BUSINESS EXCHANGE: A Black Infrastructure Plan

Donald Trump (Courtesy photo)
Donald Trump (Courtesy photo)

In his inaugural address, Donald Trump offered tall words on the diversity of America and the things that should unite us. Among his pledges: a $1 trillion investment in infrastructure.

The sentiment among African-Americans is that Trump should concentrate on building bridges in places such as Baton Rouge and Brooklyn, not constructing a border wall on the Mexican border. Racial tensions run high among Americans and Trump would do well with a “charm offensive” to achieve agreement and support among blacks.

Trump won a mere 8 percent of the black vote and a Pew Research poll finds that three-quarters of African-Americans believe race relations will worsen during his presidency.

Nevertheless, there should be more support from blacks toward Trump’s statement: “We will empower cities and states to seek a federal disaster designation for blighted communities in order to initiate the rebuilding of vital infrastructure, the demolition of abandoned properties, and increased presence of law enforcement.”

Too many blacks are prejudiced and partisan toward Trump. Instead of offering to help him implement a massive infrastructure package, most blacks are apathetic to the billions of dollars such a project would reap, and political activists have labeled it “a joke.” Some say Trump’s “New Deal for African-Americans” is “replete with stereotypes and devoid of actual policy.”

Among the first words you hear from blacks is that “Trump is racist.” Trump should let more blacks know who and what he is to them. More blacks should be asking: How is Trump going to implement national infrastructure programs and who will benefit from them?

The small clique of African-Americans that is said to communicate with him should tell Trump that his numbers are out of date. Blacks are no longer just in urban areas. Thirty-nine percent of African-Americans live in the suburbs; just 36 percent live in cities. Fifteen percent live in small metropolitan areas, and 10 percent live in rural areas. That’s a noticeable shift from 2000, when 41 percent of African-Americans lived in cities, 33 percent lived in suburbs, 15 percent lived in small metro areas, and 11 percent lived in rural communities.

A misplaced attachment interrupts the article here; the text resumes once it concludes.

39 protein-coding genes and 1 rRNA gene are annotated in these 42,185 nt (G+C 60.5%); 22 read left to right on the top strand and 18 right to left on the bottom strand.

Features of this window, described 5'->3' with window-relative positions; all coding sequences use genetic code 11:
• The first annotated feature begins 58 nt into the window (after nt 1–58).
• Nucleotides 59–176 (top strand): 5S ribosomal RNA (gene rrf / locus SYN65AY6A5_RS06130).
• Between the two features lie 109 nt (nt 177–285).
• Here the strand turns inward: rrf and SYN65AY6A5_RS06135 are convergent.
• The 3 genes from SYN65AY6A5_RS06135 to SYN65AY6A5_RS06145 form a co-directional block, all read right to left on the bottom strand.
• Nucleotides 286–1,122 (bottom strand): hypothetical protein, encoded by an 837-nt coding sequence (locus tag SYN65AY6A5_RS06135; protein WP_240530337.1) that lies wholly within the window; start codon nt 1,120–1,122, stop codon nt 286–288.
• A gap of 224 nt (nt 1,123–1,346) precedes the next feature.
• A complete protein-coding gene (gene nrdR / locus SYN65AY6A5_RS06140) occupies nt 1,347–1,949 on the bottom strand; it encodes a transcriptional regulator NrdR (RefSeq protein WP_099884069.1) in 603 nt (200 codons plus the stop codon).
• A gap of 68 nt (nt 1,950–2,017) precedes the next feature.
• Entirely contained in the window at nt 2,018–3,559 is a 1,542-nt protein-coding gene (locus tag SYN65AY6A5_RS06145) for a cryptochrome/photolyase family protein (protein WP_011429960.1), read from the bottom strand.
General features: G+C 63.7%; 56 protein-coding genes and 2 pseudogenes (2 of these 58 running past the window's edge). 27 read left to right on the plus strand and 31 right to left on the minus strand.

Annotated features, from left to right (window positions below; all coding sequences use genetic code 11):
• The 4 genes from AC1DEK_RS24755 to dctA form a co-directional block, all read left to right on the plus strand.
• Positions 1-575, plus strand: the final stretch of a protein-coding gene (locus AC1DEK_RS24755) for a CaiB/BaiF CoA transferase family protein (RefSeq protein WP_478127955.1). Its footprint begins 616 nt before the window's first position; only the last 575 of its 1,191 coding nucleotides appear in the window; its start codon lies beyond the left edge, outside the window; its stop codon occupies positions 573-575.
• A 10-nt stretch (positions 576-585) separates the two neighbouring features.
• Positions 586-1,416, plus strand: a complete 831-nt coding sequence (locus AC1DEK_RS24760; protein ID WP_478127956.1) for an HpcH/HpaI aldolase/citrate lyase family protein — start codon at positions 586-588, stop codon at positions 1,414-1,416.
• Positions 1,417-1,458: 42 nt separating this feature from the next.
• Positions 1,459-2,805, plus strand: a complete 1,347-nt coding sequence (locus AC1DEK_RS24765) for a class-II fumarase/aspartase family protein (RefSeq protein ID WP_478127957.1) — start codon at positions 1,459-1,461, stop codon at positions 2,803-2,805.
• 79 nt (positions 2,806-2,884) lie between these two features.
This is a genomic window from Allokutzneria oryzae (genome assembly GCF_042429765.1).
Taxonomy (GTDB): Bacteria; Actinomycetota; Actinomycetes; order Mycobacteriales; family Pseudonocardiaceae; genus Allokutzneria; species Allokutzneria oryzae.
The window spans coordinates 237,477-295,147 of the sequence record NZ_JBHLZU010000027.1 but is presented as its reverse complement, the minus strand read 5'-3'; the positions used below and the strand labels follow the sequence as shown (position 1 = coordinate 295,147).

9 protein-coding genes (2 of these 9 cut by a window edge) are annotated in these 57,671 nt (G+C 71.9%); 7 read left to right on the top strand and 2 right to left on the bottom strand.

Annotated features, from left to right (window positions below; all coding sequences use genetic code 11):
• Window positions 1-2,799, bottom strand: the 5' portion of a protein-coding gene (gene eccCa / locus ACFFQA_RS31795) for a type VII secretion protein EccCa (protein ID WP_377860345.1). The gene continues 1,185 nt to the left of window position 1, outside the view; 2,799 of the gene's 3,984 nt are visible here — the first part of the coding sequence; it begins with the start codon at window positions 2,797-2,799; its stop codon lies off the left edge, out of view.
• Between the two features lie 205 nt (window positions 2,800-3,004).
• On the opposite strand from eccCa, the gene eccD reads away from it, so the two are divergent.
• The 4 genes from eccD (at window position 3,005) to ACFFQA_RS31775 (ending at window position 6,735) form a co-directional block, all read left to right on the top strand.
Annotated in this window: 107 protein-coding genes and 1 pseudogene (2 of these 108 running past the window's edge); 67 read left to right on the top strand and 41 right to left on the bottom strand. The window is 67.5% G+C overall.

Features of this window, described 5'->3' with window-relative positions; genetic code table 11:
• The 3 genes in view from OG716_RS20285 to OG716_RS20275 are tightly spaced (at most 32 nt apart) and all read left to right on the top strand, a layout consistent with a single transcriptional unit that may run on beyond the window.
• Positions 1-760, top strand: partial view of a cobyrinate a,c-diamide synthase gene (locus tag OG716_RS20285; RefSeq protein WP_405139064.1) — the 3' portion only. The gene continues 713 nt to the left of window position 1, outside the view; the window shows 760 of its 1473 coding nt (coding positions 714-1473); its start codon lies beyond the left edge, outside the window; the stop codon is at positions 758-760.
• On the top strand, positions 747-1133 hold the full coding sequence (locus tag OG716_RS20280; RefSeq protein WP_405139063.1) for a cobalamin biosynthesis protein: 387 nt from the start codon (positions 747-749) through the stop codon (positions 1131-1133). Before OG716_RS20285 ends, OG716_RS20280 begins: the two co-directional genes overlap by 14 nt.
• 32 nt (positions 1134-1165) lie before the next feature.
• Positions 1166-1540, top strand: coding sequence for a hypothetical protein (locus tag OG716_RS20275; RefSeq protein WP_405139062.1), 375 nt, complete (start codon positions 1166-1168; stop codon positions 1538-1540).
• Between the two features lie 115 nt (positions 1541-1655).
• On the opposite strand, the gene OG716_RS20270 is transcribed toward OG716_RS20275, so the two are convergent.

Trump’s role is to be “The Great White Hope” to blacks’ liberation Obama could never be.  Trump has the great American entrepreneurial vision and skills black youths need to see and emulate. With the infrastructure plan Trump can create thousands of new jobs in construction, steel manufacturing, and other sectors to build the transportation, water, telecommunications and energy infrastructure.

But it’s important that this infrastructure project’s proponents note Transportation Secretary Anthony Foxx’s narrative that 1950s America used highways to destroy black neighborhoods. The former African-American mayor of Charlotte says: “The federal interstate system highway construction displaced over a million people, most were low-income people of color in urban cores.” Such infrastructure projects contributed to inequality and poverty.

As Trump makes the transition from campaigning to governing, he needs to move from “apprentice” to expert. As president, Trump appointed Omarosa Manigault as assistant to the president and director of communications for public liaison focusing on African-American outreach. But to implement an infrastructure program effectively targeting “inner cities,” Trump will need somebody like William Pickard.

Pickard is a automotive business expert that’s passionate about helping minority businesses. He has strong Republican credentials and a long history of business ownership and investment. He is one of the partners of the MGM Grand Detroit, has been an investor in the Michigan Chronicle and owns multiple McDonald’s restaurant locations.

It’s time that Trump take his message beyond arenas filled with white supporters.  He needs to at least meet with black Republicans and business types. Trump can create millions of jobs and increase wages for workers. The nation’s roads, bridges, and energy grids are in need of repair. Construction stocks soared following Trump’s “rebuild” speech. More blacks need to listen to and critique Trump on fixing inner cities and rebuilding highways, bridges, tunnels, airports, schools and hospitals.

America’s infrastructure is a linchpin of private sector growth, but these days, much of infrastructure is crumbling. Trump needs help transforming America’s crumbling infrastructure into golden opportunities. Let’s help him.

William Reed is publisher of “Who’s Who in Black Corporate America” and available for projects via Busxchng@his.com.

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About William Reed 120 Articles
William Reed is President and Chief Executive Officer of Black Press International. He has been a Media Entrepreneur for over two decades. A well-trained marketing and communications professional, Reed has a national reputation for his expert writing, speaking, organizational, research, management and motivation abilities, along with strong managerial, presentation and sales skills.
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